SPOKANE VALLEY, Wash. — You might be thinking about installing solar panels on your house to save on your power bill.
That is what one Spokane Valley man did but he actually saw an increase in his power bill.
John Austin had solar panels installed on the roof of his Spokane Valley home in the winter. He wanted to go green and save some money at the same time.
"The advantage of saving helps out a lot because as a disabled vet you don't have a lot of income. State and federal rebates that you got could make it affordable,” Austin said.
State and federal grant money covered most of the $40,000 tab.
He soon found out he was not going to save as much as he thought right away. He said his power company Vera Water and Power raised his monthly connection fee from $13.65 to $50.
Vera Water and Power is a non-profit power company that is customer-owned located in Spokane Valley.
A Vera Water and Power spokesperson said he is still on the company’s grid for backup power even though he is producing his own power. They raised the fee to meet the costs to read and maintain the equipment.
The $50 base charge is laid out in the contract for net metering provided by Vera Water and Power. It says the base charge is $50 and is subject to change annually.
The contract also says on April 30 of each year that “any remaining unused kilowatt-hour credit accumulated by the customer during the previous year shall be granted to Vera, and the customer will be reimbursed at the average BPA Tier I wholesale cost in effect May 1st of the previous year."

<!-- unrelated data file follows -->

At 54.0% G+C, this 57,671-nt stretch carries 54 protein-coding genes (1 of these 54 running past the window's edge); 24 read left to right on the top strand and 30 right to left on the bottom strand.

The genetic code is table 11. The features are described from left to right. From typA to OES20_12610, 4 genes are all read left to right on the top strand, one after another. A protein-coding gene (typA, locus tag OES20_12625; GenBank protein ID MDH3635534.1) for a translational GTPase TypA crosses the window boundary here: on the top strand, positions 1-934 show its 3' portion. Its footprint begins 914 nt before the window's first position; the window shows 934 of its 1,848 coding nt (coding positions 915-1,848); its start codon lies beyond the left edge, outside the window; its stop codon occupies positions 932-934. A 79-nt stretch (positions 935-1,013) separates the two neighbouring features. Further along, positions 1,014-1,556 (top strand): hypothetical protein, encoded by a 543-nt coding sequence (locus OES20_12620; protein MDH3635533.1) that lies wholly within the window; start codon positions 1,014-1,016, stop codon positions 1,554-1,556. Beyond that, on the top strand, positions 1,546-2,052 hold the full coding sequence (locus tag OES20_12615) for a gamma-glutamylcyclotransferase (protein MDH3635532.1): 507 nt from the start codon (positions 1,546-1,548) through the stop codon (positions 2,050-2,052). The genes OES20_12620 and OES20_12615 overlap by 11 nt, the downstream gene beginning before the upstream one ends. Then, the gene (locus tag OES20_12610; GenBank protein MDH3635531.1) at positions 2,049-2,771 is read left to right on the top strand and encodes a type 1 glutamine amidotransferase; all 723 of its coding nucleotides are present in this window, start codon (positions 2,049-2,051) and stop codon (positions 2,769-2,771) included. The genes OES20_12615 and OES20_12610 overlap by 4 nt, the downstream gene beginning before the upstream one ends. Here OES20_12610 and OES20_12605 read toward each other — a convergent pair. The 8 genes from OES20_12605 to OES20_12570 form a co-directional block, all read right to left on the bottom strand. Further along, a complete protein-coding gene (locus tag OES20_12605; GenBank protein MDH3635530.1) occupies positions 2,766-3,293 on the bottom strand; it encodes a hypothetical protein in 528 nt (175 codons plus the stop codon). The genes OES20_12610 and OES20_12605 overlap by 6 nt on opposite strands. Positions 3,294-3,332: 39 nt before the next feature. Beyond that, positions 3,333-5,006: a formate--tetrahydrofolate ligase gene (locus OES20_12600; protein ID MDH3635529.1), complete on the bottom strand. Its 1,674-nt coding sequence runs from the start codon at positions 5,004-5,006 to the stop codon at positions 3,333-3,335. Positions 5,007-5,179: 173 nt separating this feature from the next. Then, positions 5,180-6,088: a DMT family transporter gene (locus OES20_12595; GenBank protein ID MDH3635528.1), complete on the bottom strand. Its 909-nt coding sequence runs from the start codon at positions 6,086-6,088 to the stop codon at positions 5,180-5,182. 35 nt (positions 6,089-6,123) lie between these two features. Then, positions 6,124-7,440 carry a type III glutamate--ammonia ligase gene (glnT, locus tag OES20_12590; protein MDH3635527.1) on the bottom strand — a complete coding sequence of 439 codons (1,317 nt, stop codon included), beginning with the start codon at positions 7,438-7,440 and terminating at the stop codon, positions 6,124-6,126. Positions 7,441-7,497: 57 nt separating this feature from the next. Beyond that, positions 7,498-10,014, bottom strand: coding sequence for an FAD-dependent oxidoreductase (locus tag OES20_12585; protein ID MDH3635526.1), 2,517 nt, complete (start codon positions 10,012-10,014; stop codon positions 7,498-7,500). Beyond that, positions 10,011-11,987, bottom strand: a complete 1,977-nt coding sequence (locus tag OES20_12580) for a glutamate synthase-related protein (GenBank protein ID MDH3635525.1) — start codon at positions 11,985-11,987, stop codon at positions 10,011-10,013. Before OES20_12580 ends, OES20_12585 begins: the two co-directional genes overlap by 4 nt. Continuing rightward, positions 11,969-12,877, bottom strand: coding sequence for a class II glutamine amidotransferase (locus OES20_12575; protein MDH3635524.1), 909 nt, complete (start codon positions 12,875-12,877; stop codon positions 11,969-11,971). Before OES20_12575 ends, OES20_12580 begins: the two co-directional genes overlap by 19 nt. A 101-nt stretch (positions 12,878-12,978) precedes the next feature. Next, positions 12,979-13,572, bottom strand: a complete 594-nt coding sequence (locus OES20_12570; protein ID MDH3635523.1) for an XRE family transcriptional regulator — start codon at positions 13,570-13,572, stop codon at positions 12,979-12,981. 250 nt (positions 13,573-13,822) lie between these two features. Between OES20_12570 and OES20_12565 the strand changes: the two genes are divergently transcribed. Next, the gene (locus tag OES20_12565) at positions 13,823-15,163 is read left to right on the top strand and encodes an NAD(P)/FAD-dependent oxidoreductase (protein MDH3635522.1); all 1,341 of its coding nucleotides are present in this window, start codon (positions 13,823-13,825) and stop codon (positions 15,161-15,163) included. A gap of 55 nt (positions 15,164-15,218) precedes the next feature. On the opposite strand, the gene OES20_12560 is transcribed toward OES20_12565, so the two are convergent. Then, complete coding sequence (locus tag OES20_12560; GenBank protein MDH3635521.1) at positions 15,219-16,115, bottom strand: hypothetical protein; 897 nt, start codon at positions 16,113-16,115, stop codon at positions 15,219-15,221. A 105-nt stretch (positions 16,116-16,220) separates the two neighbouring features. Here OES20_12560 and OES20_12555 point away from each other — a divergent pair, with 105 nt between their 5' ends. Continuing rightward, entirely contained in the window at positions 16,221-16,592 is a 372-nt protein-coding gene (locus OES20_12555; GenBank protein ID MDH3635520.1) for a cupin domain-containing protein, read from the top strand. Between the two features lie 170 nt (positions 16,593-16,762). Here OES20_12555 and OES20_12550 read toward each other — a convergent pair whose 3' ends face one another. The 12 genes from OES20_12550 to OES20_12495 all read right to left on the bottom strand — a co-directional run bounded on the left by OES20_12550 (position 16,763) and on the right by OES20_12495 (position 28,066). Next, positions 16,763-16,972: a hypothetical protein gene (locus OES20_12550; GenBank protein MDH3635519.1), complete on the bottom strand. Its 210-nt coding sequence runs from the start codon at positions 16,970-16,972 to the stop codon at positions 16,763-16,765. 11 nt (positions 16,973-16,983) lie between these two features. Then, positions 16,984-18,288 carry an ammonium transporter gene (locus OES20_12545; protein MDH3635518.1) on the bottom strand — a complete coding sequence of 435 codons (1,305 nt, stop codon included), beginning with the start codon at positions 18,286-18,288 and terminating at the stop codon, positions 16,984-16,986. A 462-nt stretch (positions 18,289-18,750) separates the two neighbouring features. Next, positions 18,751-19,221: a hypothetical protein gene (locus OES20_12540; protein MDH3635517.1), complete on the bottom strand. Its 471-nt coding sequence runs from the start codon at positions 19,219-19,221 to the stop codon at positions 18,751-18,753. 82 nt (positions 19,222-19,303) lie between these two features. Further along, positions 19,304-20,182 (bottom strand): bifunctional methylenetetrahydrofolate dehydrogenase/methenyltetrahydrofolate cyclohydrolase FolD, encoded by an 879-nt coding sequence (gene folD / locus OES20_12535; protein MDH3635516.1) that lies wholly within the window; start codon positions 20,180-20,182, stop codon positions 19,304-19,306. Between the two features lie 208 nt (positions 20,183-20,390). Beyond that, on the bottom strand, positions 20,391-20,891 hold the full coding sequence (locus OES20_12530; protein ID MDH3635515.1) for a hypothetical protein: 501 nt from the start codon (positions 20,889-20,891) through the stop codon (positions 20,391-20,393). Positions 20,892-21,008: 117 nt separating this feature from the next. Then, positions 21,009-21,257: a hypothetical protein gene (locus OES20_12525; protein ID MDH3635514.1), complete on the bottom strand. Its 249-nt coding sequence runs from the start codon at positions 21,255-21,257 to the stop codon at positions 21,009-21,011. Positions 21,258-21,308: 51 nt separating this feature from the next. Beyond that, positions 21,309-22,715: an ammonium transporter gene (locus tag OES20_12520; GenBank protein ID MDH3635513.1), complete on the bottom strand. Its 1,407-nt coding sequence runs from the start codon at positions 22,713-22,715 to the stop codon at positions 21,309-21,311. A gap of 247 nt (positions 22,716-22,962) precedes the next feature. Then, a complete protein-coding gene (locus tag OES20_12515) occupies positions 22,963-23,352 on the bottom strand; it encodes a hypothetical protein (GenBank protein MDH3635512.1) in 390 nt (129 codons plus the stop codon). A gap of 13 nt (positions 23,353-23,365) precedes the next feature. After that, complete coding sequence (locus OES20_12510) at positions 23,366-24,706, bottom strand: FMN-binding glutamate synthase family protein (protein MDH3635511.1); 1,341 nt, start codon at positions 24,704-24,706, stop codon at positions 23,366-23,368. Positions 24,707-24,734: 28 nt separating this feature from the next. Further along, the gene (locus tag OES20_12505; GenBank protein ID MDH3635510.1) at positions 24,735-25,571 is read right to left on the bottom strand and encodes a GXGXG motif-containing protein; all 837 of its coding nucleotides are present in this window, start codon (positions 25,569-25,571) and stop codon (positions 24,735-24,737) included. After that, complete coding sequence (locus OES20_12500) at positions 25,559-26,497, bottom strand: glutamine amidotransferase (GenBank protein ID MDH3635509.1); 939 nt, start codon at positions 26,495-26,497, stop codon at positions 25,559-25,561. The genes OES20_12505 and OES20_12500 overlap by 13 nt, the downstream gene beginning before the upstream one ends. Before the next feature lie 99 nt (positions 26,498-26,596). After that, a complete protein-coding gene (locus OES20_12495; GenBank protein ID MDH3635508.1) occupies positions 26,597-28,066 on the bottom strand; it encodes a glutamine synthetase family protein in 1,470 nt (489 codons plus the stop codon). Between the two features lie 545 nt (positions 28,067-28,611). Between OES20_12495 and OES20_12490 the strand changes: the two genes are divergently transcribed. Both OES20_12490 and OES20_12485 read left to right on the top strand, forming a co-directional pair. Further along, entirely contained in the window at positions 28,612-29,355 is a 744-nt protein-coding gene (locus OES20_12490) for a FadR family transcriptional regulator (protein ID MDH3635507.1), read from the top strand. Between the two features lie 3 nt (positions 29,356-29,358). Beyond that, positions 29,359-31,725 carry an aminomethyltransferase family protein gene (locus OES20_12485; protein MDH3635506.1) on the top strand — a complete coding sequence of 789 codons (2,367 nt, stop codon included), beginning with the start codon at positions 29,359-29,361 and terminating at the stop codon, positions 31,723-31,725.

Austin said he did not see this contract until after his panels were installed.
"They gave us this afterwards and say, ‘You have to do this.' But I already have forty thousand dollars’ worth of panels on the roof. What are my choices?” Austin said.
A spokesperson with Solgen Power, the company that installed Austin’s panels, said they were unaware of the fee as well.
The spokesperson said they must get permission from the customer’s utility company before installation and apply for an interconnection agreement.
There are other utility companies in the country which charge fees to remain on the power grid, while others have different policies in place to address customers with solar panels.
Avista customers, for example, are eligible for net metering benefits.
According to an Avista spokesperson this means they will continue to receive their basic charge. When they use up their own generated power they are billed for what electricity is used beyond that amount each month.
At certain times of the year, a customer's system may generate more electricity than they use. If that is the case, they will receive credit back on next month's bill.
Each utility company has different regulations for customers with solar panels. Those in the utilities industry recommend people connect with their own utility company before installing solar panels.